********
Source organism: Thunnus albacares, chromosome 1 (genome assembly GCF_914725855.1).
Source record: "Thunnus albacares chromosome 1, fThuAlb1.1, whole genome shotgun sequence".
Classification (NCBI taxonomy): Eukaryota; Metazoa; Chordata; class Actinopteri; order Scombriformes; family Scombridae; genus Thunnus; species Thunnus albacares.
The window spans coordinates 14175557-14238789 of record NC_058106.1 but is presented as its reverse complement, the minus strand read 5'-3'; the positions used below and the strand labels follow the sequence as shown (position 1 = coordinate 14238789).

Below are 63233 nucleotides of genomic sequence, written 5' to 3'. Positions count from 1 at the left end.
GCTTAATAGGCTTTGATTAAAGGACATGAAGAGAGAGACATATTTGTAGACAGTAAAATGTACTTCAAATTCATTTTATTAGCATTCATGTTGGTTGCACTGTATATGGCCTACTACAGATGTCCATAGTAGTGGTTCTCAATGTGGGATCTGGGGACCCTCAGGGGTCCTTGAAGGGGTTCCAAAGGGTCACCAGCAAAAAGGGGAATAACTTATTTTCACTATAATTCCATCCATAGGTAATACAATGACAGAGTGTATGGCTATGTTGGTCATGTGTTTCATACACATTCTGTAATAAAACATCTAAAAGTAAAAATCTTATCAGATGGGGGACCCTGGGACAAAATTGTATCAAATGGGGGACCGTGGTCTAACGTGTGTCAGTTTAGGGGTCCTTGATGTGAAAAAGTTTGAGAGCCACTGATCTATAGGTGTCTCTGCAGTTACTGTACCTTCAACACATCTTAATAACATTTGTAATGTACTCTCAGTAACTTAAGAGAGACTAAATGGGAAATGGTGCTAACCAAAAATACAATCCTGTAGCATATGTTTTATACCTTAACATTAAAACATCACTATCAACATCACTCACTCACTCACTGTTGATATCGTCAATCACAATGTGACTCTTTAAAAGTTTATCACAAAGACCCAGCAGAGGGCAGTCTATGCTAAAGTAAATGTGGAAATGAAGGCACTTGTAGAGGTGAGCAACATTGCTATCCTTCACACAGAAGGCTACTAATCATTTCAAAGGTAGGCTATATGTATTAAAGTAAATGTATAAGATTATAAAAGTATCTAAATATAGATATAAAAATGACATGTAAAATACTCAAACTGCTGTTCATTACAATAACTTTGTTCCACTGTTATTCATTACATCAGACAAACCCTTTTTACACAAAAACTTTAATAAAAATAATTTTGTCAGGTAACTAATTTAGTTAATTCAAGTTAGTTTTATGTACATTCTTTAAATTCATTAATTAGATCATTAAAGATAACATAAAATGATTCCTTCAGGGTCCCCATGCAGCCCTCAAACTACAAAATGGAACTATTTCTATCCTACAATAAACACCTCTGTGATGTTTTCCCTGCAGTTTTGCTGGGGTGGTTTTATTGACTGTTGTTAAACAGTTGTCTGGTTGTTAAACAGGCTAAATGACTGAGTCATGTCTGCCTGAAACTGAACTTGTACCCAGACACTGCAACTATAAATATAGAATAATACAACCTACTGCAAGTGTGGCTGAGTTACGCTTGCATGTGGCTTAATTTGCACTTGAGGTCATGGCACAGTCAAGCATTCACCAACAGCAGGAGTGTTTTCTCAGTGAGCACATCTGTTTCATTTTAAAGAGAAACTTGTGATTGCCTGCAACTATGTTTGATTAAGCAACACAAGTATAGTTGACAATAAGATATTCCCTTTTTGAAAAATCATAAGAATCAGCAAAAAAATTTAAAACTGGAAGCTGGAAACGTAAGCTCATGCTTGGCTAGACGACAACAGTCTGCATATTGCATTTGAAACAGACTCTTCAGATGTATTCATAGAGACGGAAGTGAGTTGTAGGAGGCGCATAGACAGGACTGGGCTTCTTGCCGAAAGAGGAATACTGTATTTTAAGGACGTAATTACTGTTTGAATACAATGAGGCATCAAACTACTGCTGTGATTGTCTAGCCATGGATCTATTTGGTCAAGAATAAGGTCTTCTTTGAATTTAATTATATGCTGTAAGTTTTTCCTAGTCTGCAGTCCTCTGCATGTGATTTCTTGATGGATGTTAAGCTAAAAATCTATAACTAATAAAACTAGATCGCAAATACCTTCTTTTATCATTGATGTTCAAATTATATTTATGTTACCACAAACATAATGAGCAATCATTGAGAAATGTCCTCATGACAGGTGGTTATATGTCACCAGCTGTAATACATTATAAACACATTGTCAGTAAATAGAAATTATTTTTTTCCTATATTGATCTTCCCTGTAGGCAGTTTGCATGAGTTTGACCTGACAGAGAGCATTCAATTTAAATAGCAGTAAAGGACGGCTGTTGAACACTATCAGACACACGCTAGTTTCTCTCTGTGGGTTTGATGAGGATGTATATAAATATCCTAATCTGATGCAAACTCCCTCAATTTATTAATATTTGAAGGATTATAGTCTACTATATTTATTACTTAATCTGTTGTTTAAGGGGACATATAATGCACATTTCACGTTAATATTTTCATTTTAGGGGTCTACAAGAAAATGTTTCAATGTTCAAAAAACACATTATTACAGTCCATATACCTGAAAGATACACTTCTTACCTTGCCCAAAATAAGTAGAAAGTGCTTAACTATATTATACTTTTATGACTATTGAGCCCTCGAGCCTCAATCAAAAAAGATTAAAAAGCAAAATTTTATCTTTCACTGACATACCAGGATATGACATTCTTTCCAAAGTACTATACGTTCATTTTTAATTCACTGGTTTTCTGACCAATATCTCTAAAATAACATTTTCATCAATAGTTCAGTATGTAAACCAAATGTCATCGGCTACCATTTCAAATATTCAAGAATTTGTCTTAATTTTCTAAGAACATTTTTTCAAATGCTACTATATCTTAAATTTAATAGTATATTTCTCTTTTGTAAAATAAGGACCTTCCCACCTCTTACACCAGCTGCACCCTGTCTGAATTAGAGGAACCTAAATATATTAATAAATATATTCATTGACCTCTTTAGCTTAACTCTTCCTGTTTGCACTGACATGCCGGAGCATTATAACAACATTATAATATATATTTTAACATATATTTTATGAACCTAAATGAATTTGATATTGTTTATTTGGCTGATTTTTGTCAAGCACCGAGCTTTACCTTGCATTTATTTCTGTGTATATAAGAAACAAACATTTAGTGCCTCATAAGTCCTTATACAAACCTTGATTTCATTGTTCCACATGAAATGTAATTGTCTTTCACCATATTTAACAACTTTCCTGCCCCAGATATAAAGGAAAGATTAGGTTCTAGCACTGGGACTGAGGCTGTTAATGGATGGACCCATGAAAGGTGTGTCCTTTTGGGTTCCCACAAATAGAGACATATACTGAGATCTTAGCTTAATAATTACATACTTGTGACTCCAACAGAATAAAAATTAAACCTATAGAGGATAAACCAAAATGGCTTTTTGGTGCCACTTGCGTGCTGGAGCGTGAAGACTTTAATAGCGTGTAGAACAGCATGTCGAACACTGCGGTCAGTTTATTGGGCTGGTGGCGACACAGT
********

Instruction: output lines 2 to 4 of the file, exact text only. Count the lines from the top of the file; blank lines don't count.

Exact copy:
Source record: "Thunnus albacares chromosome 1, fThuAlb1.1, whole genome shotgun sequence".
Classification (NCBI taxonomy): Eukaryota; Metazoa; Chordata; class Actinopteri; order Scombriformes; family Scombridae; genus Thunnus; species Thunnus albacares.
The window spans coordinates 14175557-14238789 of record NC_058106.1 but is presented as its reverse complement, the minus strand read 5'-3'; the positions used below and the strand labels follow the sequence as shown (position 1 = coordinate 14238789).